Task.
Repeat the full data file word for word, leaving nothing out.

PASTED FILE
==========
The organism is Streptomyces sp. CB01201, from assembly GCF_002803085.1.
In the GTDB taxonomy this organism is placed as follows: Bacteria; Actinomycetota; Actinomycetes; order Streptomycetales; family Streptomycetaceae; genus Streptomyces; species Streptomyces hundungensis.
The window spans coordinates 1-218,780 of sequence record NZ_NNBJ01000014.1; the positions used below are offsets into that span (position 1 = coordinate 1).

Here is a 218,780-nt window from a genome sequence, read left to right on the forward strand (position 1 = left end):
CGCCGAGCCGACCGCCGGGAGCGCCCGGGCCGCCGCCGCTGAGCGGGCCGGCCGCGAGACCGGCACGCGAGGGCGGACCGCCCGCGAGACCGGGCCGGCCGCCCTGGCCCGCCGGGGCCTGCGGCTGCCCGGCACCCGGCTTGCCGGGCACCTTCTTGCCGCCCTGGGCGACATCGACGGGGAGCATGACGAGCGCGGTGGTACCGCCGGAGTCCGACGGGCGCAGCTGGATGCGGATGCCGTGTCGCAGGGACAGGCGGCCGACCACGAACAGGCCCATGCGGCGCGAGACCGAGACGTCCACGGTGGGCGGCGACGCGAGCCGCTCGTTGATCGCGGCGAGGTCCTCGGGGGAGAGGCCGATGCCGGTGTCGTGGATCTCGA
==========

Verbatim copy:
The organism is Streptomyces sp. CB01201, from assembly GCF_002803085.1.
In the GTDB taxonomy this organism is placed as follows: Bacteria; Actinomycetota; Actinomycetes; order Streptomycetales; family Streptomycetaceae; genus Streptomyces; species Streptomyces hundungensis.
The window spans coordinates 1-218,780 of sequence record NZ_NNBJ01000014.1; the positions used below are offsets into that span (position 1 = coordinate 1).

Here is a 218,780-nt window from a genome sequence, read left to right on the forward strand (position 1 = left end):
CGCCGAGCCGACCGCCGGGAGCGCCCGGGCCGCCGCCGCTGAGCGGGCCGGCCGCGAGACCGGCACGCGAGGGCGGACCGCCCGCGAGACCGGGCCGGCCGCCCTGGCCCGCCGGGGCCTGCGGCTGCCCGGCACCCGGCTTGCCGGGCACCTTCTTGCCGCCCTGGGCGACATCGACGGGGAGCATGACGAGCGCGGTGGTACCGCCGGAGTCCGACGGGCGCAGCTGGATGCGGATGCCGTGTCGCAGGGACAGGCGGCCGACCACGAACAGGCCCATGCGGCGCGAGACCGAGACGTCCACGGTGGGCGGCGACGCGAGCCGCTCGTTGATCGCGGCGAGGTCCTCGGGGGAGAGGCCGATGCCGGTGTCGTGGATCTCGA